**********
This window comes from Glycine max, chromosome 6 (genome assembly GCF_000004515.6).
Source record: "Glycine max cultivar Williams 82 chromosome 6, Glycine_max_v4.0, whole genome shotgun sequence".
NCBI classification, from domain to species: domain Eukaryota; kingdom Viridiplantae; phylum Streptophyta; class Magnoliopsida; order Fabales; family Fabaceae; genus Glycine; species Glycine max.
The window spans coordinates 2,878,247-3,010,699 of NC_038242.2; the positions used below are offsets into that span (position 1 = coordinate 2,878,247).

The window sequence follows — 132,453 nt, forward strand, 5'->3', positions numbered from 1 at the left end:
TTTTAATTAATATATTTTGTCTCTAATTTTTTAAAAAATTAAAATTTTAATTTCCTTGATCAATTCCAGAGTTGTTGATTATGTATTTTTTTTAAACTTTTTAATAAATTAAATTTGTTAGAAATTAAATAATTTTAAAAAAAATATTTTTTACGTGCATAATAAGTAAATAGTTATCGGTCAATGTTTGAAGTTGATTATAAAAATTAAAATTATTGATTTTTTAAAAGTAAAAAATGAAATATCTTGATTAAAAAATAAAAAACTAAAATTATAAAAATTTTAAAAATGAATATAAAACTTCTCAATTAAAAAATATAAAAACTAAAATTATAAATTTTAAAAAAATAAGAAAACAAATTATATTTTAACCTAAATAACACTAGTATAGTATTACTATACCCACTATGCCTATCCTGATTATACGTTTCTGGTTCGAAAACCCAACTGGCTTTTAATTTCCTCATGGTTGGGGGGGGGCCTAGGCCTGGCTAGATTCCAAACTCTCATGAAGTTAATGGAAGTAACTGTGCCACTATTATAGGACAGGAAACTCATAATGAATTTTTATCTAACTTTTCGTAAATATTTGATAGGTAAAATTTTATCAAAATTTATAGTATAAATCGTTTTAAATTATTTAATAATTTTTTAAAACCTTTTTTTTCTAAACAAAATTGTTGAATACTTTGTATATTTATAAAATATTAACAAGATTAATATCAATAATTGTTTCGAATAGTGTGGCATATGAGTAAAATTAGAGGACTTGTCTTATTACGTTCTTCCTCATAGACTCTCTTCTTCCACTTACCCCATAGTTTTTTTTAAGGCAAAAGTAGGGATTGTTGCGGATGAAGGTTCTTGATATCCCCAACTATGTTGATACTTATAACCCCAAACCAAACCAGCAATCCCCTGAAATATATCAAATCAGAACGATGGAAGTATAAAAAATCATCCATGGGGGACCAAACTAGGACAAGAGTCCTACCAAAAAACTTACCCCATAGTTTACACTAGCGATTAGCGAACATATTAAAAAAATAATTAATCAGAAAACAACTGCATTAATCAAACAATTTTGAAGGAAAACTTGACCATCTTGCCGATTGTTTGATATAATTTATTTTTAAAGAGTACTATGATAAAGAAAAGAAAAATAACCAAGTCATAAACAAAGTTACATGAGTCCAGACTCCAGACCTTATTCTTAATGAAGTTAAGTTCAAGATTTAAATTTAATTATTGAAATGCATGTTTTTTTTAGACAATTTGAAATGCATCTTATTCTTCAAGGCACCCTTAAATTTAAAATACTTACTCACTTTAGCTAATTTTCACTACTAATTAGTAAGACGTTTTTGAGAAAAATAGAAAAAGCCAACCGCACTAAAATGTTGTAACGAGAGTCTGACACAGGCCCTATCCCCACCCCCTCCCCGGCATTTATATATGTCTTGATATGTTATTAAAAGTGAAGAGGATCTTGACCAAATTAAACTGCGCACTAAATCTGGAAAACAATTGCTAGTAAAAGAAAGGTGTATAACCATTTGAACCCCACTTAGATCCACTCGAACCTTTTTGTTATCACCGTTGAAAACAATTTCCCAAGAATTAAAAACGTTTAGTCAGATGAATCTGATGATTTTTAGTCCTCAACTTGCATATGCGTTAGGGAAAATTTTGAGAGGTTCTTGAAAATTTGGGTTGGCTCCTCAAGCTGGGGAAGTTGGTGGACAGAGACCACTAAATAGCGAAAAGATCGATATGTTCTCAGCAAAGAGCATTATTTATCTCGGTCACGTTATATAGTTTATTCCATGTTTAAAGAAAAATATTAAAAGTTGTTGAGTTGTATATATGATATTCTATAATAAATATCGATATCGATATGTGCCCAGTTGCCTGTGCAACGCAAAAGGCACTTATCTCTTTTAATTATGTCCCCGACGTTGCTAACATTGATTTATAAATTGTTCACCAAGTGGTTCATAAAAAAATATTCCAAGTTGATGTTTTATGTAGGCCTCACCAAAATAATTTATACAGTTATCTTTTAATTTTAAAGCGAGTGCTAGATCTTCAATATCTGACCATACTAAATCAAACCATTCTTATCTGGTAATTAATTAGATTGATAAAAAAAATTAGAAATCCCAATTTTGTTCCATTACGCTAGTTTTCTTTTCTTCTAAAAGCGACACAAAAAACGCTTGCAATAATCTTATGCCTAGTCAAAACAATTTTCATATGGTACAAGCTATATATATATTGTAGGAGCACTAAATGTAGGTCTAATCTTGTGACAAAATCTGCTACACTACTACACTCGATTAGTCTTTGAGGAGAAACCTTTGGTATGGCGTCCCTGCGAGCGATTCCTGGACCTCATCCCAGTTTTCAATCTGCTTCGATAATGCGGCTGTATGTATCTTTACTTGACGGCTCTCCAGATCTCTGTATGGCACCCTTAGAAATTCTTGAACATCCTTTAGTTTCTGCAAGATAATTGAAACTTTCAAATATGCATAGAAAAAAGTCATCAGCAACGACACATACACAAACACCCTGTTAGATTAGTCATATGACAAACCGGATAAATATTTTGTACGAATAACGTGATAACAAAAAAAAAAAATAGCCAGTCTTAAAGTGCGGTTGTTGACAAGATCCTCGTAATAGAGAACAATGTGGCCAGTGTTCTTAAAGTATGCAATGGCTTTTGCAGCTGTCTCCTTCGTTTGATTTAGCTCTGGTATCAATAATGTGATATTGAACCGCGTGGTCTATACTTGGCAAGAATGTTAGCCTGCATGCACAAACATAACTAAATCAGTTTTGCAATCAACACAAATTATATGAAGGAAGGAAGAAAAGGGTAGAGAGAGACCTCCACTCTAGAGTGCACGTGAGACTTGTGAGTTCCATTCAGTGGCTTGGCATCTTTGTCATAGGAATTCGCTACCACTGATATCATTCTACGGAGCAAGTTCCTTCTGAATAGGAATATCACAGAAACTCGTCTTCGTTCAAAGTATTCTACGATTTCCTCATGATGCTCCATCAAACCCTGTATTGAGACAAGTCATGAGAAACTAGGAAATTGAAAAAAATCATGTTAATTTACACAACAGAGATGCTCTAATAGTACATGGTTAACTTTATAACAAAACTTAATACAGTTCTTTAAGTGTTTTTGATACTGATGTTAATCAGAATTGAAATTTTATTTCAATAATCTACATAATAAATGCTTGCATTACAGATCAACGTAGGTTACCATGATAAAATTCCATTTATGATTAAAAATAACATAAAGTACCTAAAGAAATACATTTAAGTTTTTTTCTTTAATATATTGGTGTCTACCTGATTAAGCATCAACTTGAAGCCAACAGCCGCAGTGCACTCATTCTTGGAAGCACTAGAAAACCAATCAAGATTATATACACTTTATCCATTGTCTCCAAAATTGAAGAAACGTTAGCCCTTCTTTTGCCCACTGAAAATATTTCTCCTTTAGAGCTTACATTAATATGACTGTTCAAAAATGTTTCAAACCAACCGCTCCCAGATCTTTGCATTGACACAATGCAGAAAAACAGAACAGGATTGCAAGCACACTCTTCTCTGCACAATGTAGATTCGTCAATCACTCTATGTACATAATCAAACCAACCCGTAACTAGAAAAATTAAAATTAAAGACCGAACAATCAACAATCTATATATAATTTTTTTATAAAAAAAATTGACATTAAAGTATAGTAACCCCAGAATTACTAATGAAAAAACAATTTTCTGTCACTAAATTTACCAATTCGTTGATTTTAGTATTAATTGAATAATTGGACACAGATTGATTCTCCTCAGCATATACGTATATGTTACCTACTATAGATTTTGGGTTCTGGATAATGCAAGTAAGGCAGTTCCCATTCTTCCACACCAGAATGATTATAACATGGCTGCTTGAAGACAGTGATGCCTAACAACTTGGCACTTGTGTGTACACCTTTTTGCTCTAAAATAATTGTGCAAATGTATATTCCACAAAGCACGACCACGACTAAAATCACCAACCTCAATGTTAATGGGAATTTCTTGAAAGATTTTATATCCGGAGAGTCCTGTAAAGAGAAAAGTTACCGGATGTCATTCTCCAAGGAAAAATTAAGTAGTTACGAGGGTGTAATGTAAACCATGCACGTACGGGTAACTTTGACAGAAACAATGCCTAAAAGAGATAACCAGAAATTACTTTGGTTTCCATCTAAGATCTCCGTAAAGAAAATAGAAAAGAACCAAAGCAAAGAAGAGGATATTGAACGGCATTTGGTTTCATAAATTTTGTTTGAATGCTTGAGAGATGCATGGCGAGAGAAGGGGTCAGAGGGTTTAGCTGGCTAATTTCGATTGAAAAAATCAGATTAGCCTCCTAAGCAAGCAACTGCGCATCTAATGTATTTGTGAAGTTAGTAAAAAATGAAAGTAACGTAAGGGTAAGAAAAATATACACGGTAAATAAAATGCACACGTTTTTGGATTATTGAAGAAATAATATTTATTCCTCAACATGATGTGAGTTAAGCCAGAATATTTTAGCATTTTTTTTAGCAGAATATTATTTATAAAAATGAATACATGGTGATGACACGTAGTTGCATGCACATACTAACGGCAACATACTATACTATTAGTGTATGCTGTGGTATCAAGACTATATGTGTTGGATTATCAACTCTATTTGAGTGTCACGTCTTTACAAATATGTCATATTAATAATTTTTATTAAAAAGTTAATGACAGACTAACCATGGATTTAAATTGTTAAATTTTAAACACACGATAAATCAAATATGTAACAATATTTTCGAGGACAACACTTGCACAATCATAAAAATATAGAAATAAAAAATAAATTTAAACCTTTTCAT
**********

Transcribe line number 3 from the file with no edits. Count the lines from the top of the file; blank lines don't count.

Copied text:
NCBI classification, from domain to species: domain Eukaryota; kingdom Viridiplantae; phylum Streptophyta; class Magnoliopsida; order Fabales; family Fabaceae; genus Glycine; species Glycine max.